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Turtles All the Way Down
AI systems are hiding things from us, but maybe there are ways to see what's going on.
There was a quote in a recent New York Times piece "The Surprising Thing A.I. Engineers Will Tell You if You Let Them" (link) that really caught my attention:
"…every expert I talk to says basically the same thing: We have made no progress on interpretability" (getting AI systems to explain their output) ... "For now, we have no idea what is happening inside these prediction systems. Force them to provide an explanation, and the one they give is itself a prediction of what we want to hear — it’s turtles all the way down."
“Turtles all the way down” is a mythological idea that the world rests on the back of a turtle which, in turn is on the back of a larger turtle, and so on… a stack of turtles that goes on indefinitely. When applied to AI, this metaphor means that all levels, or scales of AI are unknowable.
I first wrote about the unknowability of AI in my 2019 essay Tabula Rasa. Back then I was thinking about the organic nature of knowledge contained in AI neural networks, and the impossibility for us to interrogate and understand them. Has anything actually changed since then?
With the recent rapid advances in AI, 2019 can seem like a lifetime ago. New systems have capabilities that we would have never imagined. This is, in part, because they are trained on so much more data. For instance, ChatGPT-4 was trained on 570 GB of data. Dall-E 2 was trained on 650 million image pairs. These are quantities of data so vast that we can’t really comprehend them. And the outputs of these systems, although flawed, often appear “correct” or “perfect.” But that seeming fidelity makes it even harder for us to imagine what’s happening behind the scenes.
I approached my Tabula Rasa work with the belief that reducing the amount of data that the machine was trained on would reveal something about how it worked. In the universe of stacked turtles, I wanted to look at turtles lower than those being used commercially. And so I used tiny training sets — some as small as one or two images, solid colors — aiming to break the machine. The results revealed a kind of “materiality” to AI… a mix of organic and digital qualities. And occasional surprises, too, such as when, trained on just two colors, the machine would “invent” other colors.
Lately I’ve been revisiting this project because that the flaws that were inherent in earlier machine learning are still present in today’s systems. I’m heartened to see increasing awareness and concern about this in so many conversations. And I believe that art is an important part of the conversation. Art allows aesthetic experiences, rather than technical explanations, to engage people to think about what AI is and might be.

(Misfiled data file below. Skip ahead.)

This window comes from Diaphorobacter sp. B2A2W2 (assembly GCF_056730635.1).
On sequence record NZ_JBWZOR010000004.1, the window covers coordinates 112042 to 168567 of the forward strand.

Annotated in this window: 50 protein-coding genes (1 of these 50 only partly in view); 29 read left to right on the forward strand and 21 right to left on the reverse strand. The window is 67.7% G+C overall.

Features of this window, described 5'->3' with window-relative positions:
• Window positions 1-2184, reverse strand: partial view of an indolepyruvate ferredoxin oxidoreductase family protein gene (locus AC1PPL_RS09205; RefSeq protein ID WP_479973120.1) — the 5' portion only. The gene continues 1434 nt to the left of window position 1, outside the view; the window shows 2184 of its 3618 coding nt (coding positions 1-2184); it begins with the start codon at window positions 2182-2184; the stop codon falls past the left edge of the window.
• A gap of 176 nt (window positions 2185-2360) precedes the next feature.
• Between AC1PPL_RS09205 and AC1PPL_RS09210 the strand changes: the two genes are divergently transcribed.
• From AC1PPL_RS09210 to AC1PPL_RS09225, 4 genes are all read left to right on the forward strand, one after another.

To this end I’ve been applying new methods to both train the machine on limited data, as well as to examine and further manipulate its output.
Here’s an example… the machine generated this image after being trained on just two solid colors:
At first it may not appear to be very interesting, but the strange materiality of AI is revealed in its mix of digital and organic qualities — the grid that reveals itself in the darker areas and then the blobby light and dark shapes that compose the image. There is uncertainty between foreground and background.
But there is more to this image than meets our human eyes. With some “manipulation,” using software I developed, we get a very different version:
What we might have seen in the first image as a tension between white and black, instead looks like the white areas (where there are horizontal likes) were ignored by the machine. It’s the dark areas where the activity lays. And at the boundaries of what was white and black — the front of the black boundary’s movement — we see a different energy. Perhaps an energy of transition, vs the grey’s energy of trying to settle to a solid state.
But this image is still hiding something from our human eyes. With further manipulation we get:
Color! This color might be obvious to the machine — there is clearly a logic to how color is being used — but it doesn’t make it obvious, or even apparent, to us. In the boundary between white and black emerges green. And in the grey areas, textures of purple, orange and yellow.
If we take this example of low fidelity back up the stack of turtles, to today’s language model systems, it begs the question: is it possible that within the text output of ChatGPT there are embedded and hidden the verbal equivalents of visual color? And if so, how would we know that they are there? And what would they reveal?
For now we don’t have the technology to answer to these questions. But art can give us a head start. It can make visible the strange non-humanness of AI. It can question the assumption of AI’s inevitability and perfection. It can help us approach AI with confidence. And maybe it can even lead to alternative ways of using the technology.
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